A member of the Jokerz named Scab has invaded the Gotham City Police Department headquarters, has taken a hostage, killed many officers, and has pinned down Commissioner Barbara Gordon. Batman Beyond is ready to respond, but Bruce Wayne insists that Terry should take along his little brother and new Robin, Matt McGinnis. Terry is reluctant but ultimately agrees. Before they leave, 10 from the Royal Flush Gang visits Terry in her civilian persona.
Batman Beyond #20 focuses on the rise of the new Robin as well as a bit with Terry’s romantic life. Neither uses many fresh or interesting angles by which to attack their story. Terry is mad that Bruce has made Matt into Robin, using the “you should have told me first” line. Terry’s romantic life uses the trope of one person in a love triangle — a love triangle being a tired concept to begin with — witnessing their romantic interest kissing someone else.
That said, the characters are likable enough so that all of this isn’t inherently fatal. Matt is a likable Robin, and his costume looks great. Terry’s concerns for his little brother are valid, and, despite Bruce seeming to be portrayed in the right by the comic, his eagerness to send a youth into potential gunfire has always been a troubling tendency. Plus, the plot with Scab of the Jokerz has an interesting angle to it.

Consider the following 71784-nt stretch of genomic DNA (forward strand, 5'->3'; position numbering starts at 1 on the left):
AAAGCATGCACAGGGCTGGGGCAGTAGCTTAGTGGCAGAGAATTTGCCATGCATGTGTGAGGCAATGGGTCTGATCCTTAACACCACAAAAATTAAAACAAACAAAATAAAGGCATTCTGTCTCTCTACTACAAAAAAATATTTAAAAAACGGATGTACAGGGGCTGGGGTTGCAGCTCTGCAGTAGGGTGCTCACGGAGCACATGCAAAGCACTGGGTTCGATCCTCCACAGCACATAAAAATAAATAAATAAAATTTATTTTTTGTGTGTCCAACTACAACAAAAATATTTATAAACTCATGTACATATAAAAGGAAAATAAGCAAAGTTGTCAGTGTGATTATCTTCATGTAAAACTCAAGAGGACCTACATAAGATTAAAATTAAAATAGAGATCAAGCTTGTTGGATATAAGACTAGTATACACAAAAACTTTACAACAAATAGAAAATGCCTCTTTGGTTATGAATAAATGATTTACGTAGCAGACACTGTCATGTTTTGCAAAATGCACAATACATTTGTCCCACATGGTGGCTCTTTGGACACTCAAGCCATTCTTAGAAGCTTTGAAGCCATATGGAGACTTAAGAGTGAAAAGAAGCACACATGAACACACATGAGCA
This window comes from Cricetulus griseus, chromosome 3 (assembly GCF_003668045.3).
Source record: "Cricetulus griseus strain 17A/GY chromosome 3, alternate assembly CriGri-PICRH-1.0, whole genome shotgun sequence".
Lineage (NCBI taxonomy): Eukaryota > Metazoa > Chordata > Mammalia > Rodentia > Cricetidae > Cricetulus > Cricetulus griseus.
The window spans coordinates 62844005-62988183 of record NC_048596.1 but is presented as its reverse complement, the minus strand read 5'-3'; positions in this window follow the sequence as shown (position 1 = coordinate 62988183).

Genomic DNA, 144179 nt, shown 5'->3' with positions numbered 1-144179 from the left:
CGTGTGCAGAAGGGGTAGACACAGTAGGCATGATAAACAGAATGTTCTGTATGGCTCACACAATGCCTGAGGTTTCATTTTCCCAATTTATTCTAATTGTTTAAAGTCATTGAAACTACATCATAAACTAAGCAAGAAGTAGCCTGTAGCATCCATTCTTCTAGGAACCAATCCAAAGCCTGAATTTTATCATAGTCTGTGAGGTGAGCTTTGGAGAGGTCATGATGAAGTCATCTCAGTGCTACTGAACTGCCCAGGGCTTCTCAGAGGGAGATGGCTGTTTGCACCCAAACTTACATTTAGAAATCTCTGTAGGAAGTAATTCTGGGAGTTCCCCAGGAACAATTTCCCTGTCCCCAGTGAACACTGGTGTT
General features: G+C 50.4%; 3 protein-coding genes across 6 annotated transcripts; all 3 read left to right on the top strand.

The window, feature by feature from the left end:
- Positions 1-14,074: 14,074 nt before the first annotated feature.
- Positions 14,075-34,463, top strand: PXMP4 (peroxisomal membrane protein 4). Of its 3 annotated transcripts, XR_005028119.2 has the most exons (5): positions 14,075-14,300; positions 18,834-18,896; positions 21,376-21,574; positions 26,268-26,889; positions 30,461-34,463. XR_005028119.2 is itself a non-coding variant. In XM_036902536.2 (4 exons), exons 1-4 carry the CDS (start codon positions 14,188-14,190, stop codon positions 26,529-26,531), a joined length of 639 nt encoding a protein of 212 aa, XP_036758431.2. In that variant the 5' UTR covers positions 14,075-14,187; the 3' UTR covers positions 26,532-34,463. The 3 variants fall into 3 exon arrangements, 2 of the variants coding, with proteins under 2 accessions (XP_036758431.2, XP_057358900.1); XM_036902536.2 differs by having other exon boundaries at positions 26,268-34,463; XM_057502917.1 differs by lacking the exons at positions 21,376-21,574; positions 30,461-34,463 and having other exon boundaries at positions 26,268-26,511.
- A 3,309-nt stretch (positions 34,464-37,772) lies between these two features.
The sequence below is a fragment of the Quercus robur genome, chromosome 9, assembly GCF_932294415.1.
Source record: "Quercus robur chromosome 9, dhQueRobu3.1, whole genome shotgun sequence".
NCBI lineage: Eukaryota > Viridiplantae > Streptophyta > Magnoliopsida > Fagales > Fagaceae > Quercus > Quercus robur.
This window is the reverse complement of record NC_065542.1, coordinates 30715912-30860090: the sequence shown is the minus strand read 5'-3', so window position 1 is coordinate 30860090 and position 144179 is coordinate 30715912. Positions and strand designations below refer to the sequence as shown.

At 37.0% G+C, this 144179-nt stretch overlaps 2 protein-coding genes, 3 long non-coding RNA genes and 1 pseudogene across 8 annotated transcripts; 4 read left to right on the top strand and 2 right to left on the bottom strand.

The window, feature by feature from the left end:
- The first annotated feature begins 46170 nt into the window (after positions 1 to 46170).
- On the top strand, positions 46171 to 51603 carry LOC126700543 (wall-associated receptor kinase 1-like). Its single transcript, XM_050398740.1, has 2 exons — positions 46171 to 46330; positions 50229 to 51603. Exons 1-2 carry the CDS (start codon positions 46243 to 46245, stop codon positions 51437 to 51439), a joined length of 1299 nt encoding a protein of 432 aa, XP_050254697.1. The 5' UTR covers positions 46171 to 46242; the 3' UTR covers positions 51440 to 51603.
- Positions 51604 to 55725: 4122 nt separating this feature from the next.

Marco Castiello’s artwork is an interesting mixture of gritty detailing, classic comic styling, and some of the sleekness of past Batman Beyond artists. It looks great and fits Terry McGinnis well. Mark Morales’s ink work supports this style well with slightly thicker lines. Wil Quintana’s color art is darker, fitting for a Batman title, and it supports the tone well.
Batman Beyond #20 has its clichés, but the story is paced well and it’s hard to dislike the lead characters. The art team does a good job on the visuals, and the complete product is worthy of a recommendation in the end. Feel free to pick it up.
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